Biennale Jogja XVI Equator #6 2021

Biennale Jogja XVI

To close the first round of equator series, that had been our theme since 2010, Biennale Jogja proudly announce our collaboration with OCEANIA and NUSANTARA (focus more to eastern part of Indonesia), as our geopolitical frame work for the 16th edition of the Biennale, the sixth of Equator series in 2021. The Biennale will be held October 6th to November 14th 2021 with some pre-events prior to opening.

Exploring the theme of Nusantara and Pacificscape, Biennale Jogja Equator Series 2021 will largely focus on practices to investigate how contemporary art and culture are intertwined with the local art in the region. In many literature, local art is often referred to as indigenous art. Recently, some Pacific countries even have developed cultural strategies, which give main priority to art created by local community. However, following the development of the discourse, the terms ‘indigenous’ or ‘non-indigenous’ should be re-examined and redefined because they are closely related to the power relation, which has been socio-historically shifting in a long period of time. Biennale Jogja will largely focus on how local art can always be so dynamic and open that it can last and adapt to new situations or coexist with and embrace the incoming new cultures. The nusantara in this context will explore more three areas: Timor Islands, Mollucas Islands and West Papua.

The intersection of cultural history between some regions of Indonesia and the Oceania region can actually be traced back to thousands of years ago, namely from the early migration of the explorers of Melanesia, the sailing routes of Austronesian sailors, the traces of cave paintings in North Australia, the arrival of European traders, the cracking of long colonialism, various scientific expeditions and religious missions, the World War II, to various contemporary geopolitical issues that occurred in the last half-century.

We began to question the term ‘Pacific’ and prefer to use ‘Oceania’ instead. Ocean, for the people of archipelago, is not a dividing border, but a connecting bridge instead. Ocean is an entity that shapes the culture and identity of humans living within. Epeli Hau’ofa, a scholar focused on Oceania culture, added that the Oceania identity refers to the idea of an interconnected and borderless community, whose all cultural aspects are the product of the continuous interaction between humans and the surrounding ocean. This perspective will also open up the possibility of a progressive expansion of the Oceania identity that it might cover much wider regions and more communities than what had been covered by the term ‘Pacific’.

Perhaps the so-called oceanic identity has a meaning that is almost similar to the term “maritime culture” that is known but forgotten in Indonesia. It is a culture embracing openness and equality, allowing the imagination of a fluid territory and shared resources that is driven by a common understanding that no one can partition and own the oceans.

Directed by Gintani Nur Apresia Swastika for this edition, with curatorial team consists of Elia Nurvista and Ayos Purwoaji, BJ XVI Equator #6 2021 offers a different perspective of this territorial discourse, and yet exciting to include more activists, researchers, as well as artists.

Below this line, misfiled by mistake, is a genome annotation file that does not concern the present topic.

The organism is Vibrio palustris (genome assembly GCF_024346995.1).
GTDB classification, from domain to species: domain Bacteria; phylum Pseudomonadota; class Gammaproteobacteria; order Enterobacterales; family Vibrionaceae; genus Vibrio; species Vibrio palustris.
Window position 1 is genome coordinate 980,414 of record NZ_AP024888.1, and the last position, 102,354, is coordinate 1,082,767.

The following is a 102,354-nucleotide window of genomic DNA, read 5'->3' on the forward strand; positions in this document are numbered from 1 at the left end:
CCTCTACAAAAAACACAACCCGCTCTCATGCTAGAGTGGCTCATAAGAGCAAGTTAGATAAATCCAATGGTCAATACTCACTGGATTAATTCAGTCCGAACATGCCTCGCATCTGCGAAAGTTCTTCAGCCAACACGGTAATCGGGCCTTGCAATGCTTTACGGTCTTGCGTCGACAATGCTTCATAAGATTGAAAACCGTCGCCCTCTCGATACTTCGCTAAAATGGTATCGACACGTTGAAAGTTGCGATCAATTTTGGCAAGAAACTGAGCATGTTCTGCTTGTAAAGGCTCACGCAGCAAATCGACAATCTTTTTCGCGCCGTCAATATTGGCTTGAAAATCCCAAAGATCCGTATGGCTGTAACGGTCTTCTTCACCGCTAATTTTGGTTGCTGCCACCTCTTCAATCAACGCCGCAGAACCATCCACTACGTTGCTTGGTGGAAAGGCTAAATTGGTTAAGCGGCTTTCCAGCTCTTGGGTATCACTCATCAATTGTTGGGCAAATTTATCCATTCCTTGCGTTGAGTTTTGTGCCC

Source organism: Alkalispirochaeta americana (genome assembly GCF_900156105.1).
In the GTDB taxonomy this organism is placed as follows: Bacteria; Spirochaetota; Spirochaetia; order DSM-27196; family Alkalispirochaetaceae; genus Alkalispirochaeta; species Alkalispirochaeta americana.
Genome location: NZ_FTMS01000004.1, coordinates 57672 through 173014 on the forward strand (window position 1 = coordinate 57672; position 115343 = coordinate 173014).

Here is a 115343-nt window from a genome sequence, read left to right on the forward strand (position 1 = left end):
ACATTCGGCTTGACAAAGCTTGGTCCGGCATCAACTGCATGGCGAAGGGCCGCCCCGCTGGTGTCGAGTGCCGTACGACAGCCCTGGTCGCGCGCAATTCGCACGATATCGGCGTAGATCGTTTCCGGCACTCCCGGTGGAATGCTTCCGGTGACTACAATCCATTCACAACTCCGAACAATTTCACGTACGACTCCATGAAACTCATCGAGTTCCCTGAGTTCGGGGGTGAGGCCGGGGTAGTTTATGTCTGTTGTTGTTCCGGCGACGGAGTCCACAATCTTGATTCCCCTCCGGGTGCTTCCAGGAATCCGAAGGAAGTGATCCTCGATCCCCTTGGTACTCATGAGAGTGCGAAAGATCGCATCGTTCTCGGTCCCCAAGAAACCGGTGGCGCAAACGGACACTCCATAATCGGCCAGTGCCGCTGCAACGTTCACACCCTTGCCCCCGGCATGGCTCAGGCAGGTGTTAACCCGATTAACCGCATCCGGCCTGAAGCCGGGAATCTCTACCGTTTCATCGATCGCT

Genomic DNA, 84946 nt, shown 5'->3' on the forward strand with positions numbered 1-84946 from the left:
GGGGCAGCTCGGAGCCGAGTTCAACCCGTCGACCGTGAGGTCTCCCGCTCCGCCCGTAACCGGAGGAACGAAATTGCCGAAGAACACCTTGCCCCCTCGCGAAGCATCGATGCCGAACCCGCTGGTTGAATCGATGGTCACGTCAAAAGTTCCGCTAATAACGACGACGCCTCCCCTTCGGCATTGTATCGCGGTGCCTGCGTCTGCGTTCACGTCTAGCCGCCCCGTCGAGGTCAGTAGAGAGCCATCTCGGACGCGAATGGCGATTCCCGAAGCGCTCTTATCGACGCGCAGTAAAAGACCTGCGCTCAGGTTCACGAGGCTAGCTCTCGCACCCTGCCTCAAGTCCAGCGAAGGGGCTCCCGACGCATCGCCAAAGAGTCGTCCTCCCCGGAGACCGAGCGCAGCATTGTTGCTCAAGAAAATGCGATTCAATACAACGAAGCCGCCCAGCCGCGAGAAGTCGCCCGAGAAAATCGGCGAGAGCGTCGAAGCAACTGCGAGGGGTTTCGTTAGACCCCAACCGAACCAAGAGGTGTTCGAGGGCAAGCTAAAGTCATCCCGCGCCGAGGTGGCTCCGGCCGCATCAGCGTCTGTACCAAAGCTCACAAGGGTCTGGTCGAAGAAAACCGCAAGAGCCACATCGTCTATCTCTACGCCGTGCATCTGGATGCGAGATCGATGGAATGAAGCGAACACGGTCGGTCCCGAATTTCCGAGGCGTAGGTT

As this year also will celebrating the end of the first round, we will also hold ARCHIVE EXHIBITION that will involve curators from previous editions and some artists as well to reflect and to think together the next steps and directions to bring the spirit of solidarity of global south in this very particular moment when we experience new vision of social changes and intensified politics of identity.

There will be also collaborations with other institutions such as ASEAN Foundation for the program KONNECT ASEAN that brings together some women artists from Indonesia, South Korea and Southeast Asia to reflect some historical events that connect between those three areas. This will be part of the BILIK Program that translates idea of national pavilions in the context of Biennale Jogja.


Elia Nurvista is an interdisciplinary artist who is interested in exploring various art media with an interdisciplinary approach and focus on food discourse. Apart from the food medium itself, Elia is also active in working with installations, videos, performances, and other performative forms.In 2015, together with a colleague, Elia initiated the Bakudapan Food Study Group. She has participated in several residencies including Koganecho Bazaar Artist in Residence, Yokohama (2012), “Politics of Food” at Delfina Foundation, London (2014), Taipei Artist Village, Taipei (2014), Choreographer’s LAB at Künstlerhaus Mousonturm, Frankfurt am Main (2016) and one year long residency program at the Künstlerhaus Bethanien, Berlin (2018 – 2019) among others.

Ayos Purwoaji is a writer and curator working at the intersection of history, architecture and fine arts. Since 2015, he has worked on a number of exhibitions and curatorial projects, among others, Almost There (2017) at Vargas Museum, Manila; Lecture on Cities (2017) at Bozar Center for Fine Arts, Brussels; Némor / Southeast Monsoon (2019) at Cemeti Institute for Art and Society, Yogyakarta; and Segar Bugar (2019) at the Bank Indonesia Museum, Jakarta. Part of them represents his special interest in the practice of vernacular archiving and collective memory. Together with several friends, he founded the Surabaya Contemporary Heritage Council (SCHC), a multidisciplinary group that explores critical discourses on cultural heritage, especially in Southeast Asia. Now he teaches cultural studies at Ciputra University, Surabaya.

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